US 6555305 B1
A photographic element is disclosed comprising a silver halide emulsion layer including a spectrally sensitized tabular grain emulsion and having associated therewith a compound of the following Formula I:
wherein n=0-6 and each R is independently hydrogen, an aromatic, cyclic, linear or branched chain hydrocarbon group, NR′R″, or OR′; where R′ is an aromatic, cyclic, linear or branched chain hydrocarbon group and R″ is hydrogen or an aromatic, cyclic, linear or branched chain hydrocarbon group. The use of dipiperidinediamide, dipiperidinedicarbamate or dipiperidinediurea compounds of Formula I in photographic elements comprising spectrally sensitized tabular grain silver halide emulsions exhibit reduced sensitizing dye stain after photographic processing. In addition to dye-stain reducing properties, compounds of Formula I have organic solvent properties, and accordingly may be advantageously used partly or totally in place of conventional high boiling permanent and/or auxiliary organic coupler solvents to disperse dye-forming couplers.
1. A photographic element comprising a silver halide emulsion layer including a spectrally sensitized tabular grain emulsion and having associated therewith a compound of the following Formula I:
wherein n=0-6 and each R is independently hydrogen, an aromatic, cyclic, linear or branched chain hydrocarbon group, NR′R″, or OR′; where R′ is an aromatic, cyclic, linear or branched chain hydrocarbon group and R″ is hydrogen or an aromatic, cyclic, linear or branched chain hydrocarbon group.
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This invention relates to silver halide photographic materials. More particularly, it relates to color photographic materials which contain spectrally sensitized tabular grain silver halide emulsions and dye-forming couplers in combination with non-imaging compounds which give rise to photographic images which have reduced levels of retained sensitizing dye after photographic processing.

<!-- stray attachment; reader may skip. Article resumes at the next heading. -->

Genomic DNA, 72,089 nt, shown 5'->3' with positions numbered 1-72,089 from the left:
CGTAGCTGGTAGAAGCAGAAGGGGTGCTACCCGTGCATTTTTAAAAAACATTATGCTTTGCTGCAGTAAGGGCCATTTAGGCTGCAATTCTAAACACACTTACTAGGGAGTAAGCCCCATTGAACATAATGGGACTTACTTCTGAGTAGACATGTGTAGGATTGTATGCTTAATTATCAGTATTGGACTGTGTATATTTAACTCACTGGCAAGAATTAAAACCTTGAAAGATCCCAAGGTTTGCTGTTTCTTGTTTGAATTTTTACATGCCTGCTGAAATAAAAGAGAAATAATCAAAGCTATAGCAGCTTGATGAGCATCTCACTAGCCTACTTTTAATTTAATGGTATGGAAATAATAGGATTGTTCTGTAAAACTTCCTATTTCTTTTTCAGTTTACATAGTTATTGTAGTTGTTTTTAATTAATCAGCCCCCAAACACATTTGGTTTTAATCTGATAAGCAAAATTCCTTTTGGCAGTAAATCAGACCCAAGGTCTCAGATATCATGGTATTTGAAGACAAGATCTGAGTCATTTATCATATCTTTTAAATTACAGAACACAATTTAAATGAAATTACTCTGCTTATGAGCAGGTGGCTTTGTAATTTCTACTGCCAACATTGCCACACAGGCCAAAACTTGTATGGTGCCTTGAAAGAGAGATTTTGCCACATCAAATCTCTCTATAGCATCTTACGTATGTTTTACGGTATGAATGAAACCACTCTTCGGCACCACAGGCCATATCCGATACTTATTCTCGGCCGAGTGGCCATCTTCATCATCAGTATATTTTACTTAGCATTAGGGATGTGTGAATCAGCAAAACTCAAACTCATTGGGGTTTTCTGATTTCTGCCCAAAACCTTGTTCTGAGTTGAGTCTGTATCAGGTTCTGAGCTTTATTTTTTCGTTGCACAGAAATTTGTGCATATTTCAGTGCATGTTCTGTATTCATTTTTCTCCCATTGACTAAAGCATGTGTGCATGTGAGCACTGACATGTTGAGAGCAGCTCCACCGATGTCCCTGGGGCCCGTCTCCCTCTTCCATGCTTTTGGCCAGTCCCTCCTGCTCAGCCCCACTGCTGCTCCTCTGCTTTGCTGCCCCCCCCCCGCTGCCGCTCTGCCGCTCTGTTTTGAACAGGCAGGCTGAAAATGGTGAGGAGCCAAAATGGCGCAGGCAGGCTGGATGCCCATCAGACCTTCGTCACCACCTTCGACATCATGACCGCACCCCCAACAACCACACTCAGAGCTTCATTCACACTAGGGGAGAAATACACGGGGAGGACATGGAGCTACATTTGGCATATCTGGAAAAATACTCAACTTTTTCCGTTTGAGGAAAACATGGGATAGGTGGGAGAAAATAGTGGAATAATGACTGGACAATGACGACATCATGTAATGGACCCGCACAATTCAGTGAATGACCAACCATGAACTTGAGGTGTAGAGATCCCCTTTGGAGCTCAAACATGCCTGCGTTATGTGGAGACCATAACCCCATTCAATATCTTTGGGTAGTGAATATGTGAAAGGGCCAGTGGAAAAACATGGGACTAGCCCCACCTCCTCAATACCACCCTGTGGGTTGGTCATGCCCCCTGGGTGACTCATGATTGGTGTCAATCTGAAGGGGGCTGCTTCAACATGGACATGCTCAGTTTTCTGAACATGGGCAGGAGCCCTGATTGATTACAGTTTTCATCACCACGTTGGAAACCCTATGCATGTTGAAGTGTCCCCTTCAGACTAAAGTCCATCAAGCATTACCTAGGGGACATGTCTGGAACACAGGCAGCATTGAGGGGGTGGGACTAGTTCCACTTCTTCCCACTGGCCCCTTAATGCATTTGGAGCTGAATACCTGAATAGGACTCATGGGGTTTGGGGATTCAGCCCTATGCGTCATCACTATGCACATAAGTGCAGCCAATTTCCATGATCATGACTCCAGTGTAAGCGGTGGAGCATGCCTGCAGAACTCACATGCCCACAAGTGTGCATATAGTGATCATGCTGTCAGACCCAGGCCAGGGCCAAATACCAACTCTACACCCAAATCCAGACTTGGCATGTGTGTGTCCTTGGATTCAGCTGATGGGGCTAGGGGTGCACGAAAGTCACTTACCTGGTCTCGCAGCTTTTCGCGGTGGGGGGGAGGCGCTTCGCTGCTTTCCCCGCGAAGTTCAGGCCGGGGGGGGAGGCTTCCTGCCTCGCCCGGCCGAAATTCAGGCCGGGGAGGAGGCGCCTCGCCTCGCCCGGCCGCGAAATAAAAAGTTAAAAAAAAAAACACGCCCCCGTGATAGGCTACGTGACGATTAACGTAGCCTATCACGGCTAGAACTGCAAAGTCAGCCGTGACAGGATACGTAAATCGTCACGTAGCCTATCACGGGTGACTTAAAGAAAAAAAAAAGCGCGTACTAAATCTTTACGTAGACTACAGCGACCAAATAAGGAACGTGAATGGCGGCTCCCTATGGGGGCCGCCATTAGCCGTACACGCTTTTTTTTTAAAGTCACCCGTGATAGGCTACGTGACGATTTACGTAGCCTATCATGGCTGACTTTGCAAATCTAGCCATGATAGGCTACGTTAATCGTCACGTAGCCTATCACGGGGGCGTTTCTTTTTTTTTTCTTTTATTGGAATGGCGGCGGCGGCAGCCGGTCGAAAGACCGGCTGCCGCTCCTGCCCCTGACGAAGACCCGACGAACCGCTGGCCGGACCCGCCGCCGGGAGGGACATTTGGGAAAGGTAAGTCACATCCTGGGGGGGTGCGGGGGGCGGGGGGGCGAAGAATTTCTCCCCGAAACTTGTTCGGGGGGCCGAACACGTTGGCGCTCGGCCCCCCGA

The conventional image-forming process of silver halide photography includes imagewise exposure of a photographic silver halide recording material to actinic radiation (such as visible light), and the eventual manifestation of a useable image by wet photochemical processing of that exposed material. A fundamental step of photochemical processing is the treatment of the material with one or more developing agents to reduce silver halide to silver metal. With black-and-white photographic materials, the metallic silver usually comprises the image. With color photographic materials, the useful image consists of one or more organic dye images produced from an oxidized color developing agent formed wherever silver halide is reduced to metallic silver. To obtain useful color images, it is usually necessary to remove all of the silver from the photographic element after color development. This is sometimes known as “desilvering”. Removal of silver is generally accomplished by oxidizing the metallic silver, and then dissolving it and undeveloped silver halide with a “solvent” or fixing agent in what is known as a fixing step. Oxidation is achieved using an oxidizing agent, commonly known as a bleaching agent. For some processing methods, these two steps can be performed in the same processing step in what is known as bleach-fixing. Common bleaching agents include ferric salts and ferric complexes of various polycarboxylic or polyaminopolycarboxylic chelating ligands. Common fixing agents include thiosulfate salts (both ammonium and sodium thio-sulfate salts) and thiocyanates.